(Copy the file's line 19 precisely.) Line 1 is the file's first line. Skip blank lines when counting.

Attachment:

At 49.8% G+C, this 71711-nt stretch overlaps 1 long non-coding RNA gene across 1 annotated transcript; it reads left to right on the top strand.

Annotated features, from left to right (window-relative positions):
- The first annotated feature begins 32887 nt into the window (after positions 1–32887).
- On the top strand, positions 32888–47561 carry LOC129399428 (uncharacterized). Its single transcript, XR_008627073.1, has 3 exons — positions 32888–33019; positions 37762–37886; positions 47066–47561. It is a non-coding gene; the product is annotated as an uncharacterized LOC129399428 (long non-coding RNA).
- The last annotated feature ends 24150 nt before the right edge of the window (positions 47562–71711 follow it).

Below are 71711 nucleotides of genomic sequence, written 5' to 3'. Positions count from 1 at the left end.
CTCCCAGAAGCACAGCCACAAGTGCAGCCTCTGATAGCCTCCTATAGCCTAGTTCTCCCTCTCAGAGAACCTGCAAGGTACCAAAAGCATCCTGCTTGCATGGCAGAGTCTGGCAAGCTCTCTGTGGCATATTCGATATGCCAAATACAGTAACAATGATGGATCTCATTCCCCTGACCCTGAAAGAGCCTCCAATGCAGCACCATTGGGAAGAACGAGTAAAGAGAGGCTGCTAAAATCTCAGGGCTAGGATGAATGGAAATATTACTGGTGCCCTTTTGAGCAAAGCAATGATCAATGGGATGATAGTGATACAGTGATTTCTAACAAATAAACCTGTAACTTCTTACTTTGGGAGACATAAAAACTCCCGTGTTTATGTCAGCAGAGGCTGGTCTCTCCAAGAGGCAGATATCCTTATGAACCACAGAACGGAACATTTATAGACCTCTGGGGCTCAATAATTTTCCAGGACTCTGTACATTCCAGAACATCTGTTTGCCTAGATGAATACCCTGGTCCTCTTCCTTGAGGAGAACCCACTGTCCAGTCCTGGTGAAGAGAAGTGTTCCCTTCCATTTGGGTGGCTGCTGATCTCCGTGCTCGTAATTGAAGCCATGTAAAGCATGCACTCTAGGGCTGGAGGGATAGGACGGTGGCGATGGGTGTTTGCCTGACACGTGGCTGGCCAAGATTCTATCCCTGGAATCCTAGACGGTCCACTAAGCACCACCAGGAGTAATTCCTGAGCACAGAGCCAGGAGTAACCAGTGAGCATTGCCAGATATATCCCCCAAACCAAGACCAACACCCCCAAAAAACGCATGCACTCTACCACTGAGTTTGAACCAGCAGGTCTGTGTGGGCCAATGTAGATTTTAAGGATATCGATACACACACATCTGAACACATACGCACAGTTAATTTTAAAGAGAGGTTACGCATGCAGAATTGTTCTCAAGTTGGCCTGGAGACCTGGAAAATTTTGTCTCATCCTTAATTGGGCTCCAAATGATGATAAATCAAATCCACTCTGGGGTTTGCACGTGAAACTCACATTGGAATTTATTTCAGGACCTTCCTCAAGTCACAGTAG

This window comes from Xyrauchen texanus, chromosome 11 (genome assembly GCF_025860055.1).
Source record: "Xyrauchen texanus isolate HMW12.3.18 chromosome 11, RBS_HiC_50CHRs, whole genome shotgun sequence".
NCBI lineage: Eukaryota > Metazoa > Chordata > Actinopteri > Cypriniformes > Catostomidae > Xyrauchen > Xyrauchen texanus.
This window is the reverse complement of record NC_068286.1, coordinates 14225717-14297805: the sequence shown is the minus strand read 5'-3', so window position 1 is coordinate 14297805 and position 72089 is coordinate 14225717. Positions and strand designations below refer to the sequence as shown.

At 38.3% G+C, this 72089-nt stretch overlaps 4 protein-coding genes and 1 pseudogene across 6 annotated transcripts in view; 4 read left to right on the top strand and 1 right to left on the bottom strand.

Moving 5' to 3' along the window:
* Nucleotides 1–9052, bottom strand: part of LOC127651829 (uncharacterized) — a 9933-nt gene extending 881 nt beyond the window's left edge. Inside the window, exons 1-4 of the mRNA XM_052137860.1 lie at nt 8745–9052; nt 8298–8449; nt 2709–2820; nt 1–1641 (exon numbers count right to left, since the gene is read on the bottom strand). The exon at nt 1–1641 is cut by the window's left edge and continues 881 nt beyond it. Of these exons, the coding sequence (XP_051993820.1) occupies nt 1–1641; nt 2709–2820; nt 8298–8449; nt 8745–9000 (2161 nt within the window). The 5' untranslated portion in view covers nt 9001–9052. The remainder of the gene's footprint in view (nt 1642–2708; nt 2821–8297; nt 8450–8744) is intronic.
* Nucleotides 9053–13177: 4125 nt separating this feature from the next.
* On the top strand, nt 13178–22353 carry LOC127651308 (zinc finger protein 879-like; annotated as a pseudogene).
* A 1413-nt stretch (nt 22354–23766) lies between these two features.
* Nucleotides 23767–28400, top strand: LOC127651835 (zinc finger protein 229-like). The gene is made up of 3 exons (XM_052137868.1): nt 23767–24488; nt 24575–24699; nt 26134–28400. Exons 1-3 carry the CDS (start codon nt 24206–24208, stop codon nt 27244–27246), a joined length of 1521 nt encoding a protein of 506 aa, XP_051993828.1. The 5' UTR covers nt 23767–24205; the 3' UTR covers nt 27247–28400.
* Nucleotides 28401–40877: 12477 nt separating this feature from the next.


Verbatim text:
* Nucleotides 28401–40877: 12477 nt separating this feature from the next.